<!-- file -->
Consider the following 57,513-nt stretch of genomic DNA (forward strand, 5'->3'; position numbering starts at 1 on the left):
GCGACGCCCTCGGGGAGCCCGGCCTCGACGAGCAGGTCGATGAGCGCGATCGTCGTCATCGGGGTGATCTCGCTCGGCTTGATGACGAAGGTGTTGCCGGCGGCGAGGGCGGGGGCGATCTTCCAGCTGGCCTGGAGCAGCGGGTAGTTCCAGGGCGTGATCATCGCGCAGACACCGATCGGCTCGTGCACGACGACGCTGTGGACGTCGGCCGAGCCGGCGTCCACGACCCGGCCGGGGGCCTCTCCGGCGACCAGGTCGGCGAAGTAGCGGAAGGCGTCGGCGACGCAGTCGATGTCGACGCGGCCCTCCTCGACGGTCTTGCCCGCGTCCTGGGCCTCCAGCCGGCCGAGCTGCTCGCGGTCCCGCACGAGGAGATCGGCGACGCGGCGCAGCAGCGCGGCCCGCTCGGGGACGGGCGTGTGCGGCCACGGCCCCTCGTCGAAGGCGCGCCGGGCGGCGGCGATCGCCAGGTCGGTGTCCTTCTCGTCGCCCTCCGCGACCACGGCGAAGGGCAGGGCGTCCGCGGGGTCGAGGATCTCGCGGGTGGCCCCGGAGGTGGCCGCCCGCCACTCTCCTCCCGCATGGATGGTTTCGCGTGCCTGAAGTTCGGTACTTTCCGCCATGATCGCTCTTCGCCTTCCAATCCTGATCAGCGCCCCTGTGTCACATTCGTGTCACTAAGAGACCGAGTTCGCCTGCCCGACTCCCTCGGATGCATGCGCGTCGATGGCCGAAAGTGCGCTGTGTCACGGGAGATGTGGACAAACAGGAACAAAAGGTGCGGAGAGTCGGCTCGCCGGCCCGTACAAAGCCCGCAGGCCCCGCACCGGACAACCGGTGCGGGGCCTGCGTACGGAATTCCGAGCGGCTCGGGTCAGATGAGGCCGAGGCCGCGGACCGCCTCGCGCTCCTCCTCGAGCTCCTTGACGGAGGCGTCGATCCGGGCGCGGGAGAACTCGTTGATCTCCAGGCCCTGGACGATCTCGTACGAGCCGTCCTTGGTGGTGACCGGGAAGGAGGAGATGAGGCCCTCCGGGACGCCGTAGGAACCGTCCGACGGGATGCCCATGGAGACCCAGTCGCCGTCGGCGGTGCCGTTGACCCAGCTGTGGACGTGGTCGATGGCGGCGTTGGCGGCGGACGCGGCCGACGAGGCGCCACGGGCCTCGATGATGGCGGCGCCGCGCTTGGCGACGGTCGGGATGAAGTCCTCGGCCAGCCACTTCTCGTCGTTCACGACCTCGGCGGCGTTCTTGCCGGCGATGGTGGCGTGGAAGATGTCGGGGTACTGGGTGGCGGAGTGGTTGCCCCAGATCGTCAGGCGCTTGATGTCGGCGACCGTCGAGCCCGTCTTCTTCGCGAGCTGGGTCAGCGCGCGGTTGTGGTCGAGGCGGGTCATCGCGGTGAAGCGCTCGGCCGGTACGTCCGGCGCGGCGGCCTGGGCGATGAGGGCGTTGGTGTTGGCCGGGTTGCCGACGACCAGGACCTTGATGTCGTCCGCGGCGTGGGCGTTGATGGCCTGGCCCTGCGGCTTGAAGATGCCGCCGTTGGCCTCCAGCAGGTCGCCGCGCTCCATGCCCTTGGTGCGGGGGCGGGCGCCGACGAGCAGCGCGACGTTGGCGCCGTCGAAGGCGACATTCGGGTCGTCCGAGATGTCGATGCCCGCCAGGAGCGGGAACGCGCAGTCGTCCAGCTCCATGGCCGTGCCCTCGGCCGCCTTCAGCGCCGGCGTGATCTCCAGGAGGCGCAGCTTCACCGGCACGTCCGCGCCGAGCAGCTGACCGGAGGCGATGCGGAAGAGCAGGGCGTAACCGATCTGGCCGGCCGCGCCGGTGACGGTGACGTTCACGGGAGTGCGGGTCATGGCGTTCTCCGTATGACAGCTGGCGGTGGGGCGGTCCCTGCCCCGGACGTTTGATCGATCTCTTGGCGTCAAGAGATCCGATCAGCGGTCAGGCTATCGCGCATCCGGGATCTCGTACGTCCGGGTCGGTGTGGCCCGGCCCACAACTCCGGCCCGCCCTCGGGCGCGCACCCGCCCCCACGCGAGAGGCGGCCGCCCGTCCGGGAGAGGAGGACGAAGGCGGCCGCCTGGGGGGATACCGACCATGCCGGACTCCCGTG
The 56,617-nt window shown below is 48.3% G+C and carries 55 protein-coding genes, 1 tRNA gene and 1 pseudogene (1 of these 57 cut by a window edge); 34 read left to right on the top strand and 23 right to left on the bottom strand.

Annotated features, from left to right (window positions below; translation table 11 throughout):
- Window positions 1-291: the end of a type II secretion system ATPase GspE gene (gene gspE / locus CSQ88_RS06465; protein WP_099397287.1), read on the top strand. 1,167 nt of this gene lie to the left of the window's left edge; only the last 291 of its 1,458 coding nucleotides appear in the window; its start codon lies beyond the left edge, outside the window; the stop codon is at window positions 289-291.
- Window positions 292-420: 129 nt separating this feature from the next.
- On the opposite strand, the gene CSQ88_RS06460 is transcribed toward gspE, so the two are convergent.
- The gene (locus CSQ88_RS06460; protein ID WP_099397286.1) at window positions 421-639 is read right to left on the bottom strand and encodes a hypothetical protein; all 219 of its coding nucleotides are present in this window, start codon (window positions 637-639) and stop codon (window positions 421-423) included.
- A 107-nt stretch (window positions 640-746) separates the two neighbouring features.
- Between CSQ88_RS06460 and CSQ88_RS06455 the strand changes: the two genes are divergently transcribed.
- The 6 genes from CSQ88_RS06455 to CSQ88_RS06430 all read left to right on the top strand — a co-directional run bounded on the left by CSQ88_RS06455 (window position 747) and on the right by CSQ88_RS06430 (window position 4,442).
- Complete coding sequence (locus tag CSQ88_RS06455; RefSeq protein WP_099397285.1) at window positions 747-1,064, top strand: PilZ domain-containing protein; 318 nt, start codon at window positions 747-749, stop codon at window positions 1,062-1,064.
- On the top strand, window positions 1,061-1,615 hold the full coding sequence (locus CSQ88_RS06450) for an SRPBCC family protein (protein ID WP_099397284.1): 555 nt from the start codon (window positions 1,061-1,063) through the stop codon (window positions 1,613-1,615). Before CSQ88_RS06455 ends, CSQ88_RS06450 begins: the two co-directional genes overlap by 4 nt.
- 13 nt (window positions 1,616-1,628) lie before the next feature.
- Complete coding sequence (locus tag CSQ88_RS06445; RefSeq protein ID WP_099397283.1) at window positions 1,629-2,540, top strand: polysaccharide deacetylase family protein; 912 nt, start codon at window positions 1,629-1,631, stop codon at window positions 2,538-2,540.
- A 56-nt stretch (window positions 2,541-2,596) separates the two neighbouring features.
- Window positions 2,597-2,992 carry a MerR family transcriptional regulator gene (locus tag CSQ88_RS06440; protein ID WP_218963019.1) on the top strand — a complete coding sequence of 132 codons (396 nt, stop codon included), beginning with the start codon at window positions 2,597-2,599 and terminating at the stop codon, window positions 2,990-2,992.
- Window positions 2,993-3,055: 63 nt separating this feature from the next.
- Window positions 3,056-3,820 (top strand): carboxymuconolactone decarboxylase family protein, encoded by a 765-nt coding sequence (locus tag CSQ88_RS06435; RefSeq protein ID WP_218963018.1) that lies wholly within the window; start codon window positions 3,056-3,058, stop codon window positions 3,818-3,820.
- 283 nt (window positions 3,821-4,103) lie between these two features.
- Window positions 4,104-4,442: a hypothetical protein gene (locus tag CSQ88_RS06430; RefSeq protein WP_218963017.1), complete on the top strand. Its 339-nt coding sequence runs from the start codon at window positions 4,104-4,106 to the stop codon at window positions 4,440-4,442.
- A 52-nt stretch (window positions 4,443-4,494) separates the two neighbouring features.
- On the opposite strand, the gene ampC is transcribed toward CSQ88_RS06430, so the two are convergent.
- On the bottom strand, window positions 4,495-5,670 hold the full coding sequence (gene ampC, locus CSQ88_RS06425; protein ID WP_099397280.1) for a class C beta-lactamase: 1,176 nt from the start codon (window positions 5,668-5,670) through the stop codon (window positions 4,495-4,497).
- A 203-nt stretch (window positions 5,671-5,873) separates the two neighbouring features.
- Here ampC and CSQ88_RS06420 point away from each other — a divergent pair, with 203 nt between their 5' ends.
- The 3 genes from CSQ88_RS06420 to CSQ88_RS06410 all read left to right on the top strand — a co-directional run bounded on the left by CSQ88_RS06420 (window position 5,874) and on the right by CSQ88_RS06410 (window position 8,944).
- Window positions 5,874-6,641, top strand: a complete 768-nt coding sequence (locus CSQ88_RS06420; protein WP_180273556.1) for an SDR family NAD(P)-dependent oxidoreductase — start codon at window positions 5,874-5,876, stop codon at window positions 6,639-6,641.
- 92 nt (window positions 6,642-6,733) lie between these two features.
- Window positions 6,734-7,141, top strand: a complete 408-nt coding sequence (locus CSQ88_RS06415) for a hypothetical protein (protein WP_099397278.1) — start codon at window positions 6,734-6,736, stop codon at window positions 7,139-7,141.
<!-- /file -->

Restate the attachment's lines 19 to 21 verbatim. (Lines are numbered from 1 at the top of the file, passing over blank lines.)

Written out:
- Window positions 3,056-3,820 (top strand): carboxymuconolactone decarboxylase family protein, encoded by a 765-nt coding sequence (locus tag CSQ88_RS06435; RefSeq protein ID WP_218963018.1) that lies wholly within the window; start codon window positions 3,056-3,058, stop codon window positions 3,818-3,820.
- 283 nt (window positions 3,821-4,103) lie between these two features.
- Window positions 4,104-4,442: a hypothetical protein gene (locus tag CSQ88_RS06430; RefSeq protein WP_218963017.1), complete on the top strand. Its 339-nt coding sequence runs from the start codon at window positions 4,104-4,106 to the stop codon at window positions 4,440-4,442.